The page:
St. Louis soccer stadium construction workers exercise together every day


ST. LOUIS – Our Bommarito Automotive Group SkyFOX catches a daily ritual for construction workers at the new soccer stadium in Downtown St. Louis. The workers say it’s the best way to start the day.

“Every morning we do bend and stretch with everybody on site. That’s a requirement,” said Ian Small, safety director for the Mortenson-Alberici-Keeley Joint-Venture (MAK JV) construction team that’s building the stadium for St. Louis’s new Major League Soccer (MLS) soccer team, St. Louis CITY SC. “It wakes you up, for sure.”

And with the kind of work that goes into an estimated $460 million, 22,500-seat stadium, you truly have to be on your game.

Every day at 7 a.m. sharp, the workers go through a professionally-designed 5 to 7-minute program to loosen up. Everyone participates, from management on down.

“It’s part of our ‘zero injury’ program,” Small said. “We do this across the country on all of our projects.

“It’s more than just about the stretching. It’s really about communication, building morale, establishing our culture.”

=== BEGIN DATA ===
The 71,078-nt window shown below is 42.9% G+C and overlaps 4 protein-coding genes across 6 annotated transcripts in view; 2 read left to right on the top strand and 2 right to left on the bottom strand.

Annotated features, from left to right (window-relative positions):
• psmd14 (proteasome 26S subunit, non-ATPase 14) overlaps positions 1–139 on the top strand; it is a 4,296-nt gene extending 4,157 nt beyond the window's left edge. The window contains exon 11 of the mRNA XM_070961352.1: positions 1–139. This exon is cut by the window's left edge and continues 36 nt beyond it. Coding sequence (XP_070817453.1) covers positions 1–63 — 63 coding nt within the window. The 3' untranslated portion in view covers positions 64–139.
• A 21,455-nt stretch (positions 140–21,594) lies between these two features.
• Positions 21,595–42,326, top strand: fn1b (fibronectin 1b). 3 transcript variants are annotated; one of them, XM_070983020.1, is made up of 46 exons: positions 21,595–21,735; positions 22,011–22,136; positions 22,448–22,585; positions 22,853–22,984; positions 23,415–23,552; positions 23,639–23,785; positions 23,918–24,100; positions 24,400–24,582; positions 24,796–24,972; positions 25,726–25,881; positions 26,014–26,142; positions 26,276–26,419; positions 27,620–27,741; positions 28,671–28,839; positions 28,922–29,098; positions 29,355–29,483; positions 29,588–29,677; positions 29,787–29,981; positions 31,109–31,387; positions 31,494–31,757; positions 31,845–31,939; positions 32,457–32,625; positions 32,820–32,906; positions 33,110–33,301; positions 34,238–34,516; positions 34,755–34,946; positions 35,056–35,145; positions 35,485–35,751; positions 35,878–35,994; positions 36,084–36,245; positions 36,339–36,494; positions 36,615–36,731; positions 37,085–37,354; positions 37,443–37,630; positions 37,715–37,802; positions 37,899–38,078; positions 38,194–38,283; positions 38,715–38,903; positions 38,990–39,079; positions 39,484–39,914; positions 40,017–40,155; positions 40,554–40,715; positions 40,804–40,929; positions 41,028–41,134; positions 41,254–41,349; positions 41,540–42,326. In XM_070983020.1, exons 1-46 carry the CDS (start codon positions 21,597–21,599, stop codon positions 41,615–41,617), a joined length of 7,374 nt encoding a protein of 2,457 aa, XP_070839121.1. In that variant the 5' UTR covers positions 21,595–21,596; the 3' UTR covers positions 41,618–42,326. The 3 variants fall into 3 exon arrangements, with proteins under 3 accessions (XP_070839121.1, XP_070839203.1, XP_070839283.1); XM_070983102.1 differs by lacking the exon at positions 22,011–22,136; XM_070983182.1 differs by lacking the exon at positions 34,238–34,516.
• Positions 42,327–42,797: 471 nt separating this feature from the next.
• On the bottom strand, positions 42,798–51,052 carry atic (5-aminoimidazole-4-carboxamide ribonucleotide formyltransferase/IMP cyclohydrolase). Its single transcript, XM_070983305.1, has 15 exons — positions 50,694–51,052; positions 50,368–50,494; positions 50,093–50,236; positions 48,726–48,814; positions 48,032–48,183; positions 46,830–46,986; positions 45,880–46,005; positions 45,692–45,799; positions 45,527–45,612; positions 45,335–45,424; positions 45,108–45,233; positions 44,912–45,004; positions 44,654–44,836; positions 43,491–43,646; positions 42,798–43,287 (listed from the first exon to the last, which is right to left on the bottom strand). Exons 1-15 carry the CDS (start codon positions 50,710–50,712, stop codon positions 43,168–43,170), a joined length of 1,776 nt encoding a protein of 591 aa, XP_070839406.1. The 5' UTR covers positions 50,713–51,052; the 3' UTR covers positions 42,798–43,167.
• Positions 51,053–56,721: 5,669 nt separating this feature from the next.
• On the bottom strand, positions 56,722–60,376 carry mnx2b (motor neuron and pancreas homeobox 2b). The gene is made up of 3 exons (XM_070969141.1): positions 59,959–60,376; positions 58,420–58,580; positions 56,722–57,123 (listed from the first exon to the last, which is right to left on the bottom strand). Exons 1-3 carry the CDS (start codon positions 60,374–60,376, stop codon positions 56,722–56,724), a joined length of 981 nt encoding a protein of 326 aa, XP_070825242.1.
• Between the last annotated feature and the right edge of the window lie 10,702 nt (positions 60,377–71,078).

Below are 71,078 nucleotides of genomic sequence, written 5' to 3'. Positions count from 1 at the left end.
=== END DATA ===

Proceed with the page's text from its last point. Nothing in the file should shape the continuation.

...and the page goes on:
Dr. Katie Russo of SSM Health Saint Louis University Hospital’s physical therapy department says that goes for all of us.

Not just the professional athletes who will be playing soccer at the stadium in the near future and not just the 200 workers now stretching daily at the construction site.

“The body wants to move,” Russo said. “Our joints need that movement to warm themselves up.”

Whether your job is to tote a microphone, sit at a desk, or build soccer stadiums, something like that 5 to 7-minute stretch routine is probably a much better way to start your day than that morning coffee.

“It’s really important to get up and move before you sit down to work and then, we say every half hour, it gets your heart rate up a little bit, increases endorphins,” Russo said.

Workers say it adds to their bond with the city, the team that will be play here, and their pride in the job. They actually dread of the idea of starting a day without their bend and stretch routine.

“I guess I’d be a little stiffer, for starters, but I’d miss out on the communication,” Small said. “We always play music. It’s a little jovial, a light start to the day. It really helps get you motivated for what’s ahead and start with a positive outlook.”

Small said it’s important for the workers to maintain good physical conditioning and a “solid mental state.”

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